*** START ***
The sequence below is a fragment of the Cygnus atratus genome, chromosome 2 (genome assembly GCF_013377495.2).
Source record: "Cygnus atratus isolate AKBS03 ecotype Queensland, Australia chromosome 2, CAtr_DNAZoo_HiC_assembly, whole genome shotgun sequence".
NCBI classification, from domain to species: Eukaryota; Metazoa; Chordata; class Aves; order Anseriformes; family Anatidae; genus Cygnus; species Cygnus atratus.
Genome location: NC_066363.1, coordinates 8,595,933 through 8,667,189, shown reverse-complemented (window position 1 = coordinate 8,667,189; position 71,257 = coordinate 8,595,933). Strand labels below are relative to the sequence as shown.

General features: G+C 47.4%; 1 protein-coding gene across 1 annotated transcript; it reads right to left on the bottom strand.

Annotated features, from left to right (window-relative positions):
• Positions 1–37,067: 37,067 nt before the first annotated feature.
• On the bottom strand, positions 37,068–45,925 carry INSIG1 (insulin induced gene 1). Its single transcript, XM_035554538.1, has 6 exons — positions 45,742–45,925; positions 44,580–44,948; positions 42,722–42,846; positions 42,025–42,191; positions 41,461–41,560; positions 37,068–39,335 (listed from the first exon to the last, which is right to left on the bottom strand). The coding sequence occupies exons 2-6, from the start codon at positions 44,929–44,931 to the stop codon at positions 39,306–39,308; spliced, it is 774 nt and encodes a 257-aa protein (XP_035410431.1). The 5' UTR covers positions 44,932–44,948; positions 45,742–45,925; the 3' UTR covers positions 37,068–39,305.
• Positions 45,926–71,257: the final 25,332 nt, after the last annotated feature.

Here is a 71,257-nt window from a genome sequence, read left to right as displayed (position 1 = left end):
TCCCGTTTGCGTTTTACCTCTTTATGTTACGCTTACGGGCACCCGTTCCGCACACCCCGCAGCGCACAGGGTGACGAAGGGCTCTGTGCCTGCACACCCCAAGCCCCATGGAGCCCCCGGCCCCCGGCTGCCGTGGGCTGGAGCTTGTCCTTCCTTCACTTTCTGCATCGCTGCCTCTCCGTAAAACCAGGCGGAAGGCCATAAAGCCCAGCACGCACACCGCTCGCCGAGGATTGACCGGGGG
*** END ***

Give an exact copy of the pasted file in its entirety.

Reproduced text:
The sequence below is a fragment of the Cygnus atratus genome, chromosome 2 (genome assembly GCF_013377495.2).
Source record: "Cygnus atratus isolate AKBS03 ecotype Queensland, Australia chromosome 2, CAtr_DNAZoo_HiC_assembly, whole genome shotgun sequence".
NCBI classification, from domain to species: Eukaryota; Metazoa; Chordata; class Aves; order Anseriformes; family Anatidae; genus Cygnus; species Cygnus atratus.
Genome location: NC_066363.1, coordinates 8,595,933 through 8,667,189, shown reverse-complemented (window position 1 = coordinate 8,667,189; position 71,257 = coordinate 8,595,933). Strand labels below are relative to the sequence as shown.

General features: G+C 47.4%; 1 protein-coding gene across 1 annotated transcript; it reads right to left on the bottom strand.

Annotated features, from left to right (window-relative positions):
• Positions 1–37,067: 37,067 nt before the first annotated feature.
• On the bottom strand, positions 37,068–45,925 carry INSIG1 (insulin induced gene 1). Its single transcript, XM_035554538.1, has 6 exons — positions 45,742–45,925; positions 44,580–44,948; positions 42,722–42,846; positions 42,025–42,191; positions 41,461–41,560; positions 37,068–39,335 (listed from the first exon to the last, which is right to left on the bottom strand). The coding sequence occupies exons 2-6, from the start codon at positions 44,929–44,931 to the stop codon at positions 39,306–39,308; spliced, it is 774 nt and encodes a 257-aa protein (XP_035410431.1). The 5' UTR covers positions 44,932–44,948; positions 45,742–45,925; the 3' UTR covers positions 37,068–39,305.
• Positions 45,926–71,257: the final 25,332 nt, after the last annotated feature.

Here is a 71,257-nt window from a genome sequence, read left to right as displayed (position 1 = left end):
TCCCGTTTGCGTTTTACCTCTTTATGTTACGCTTACGGGCACCCGTTCCGCACACCCCGCAGCGCACAGGGTGACGAAGGGCTCTGTGCCTGCACACCCCAAGCCCCATGGAGCCCCCGGCCCCCGGCTGCCGTGGGCTGGAGCTTGTCCTTCCTTCACTTTCTGCATCGCTGCCTCTCCGTAAAACCAGGCGGAAGGCCATAAAGCCCAGCACGCACACCGCTCGCCGAGGATTGACCGGGGG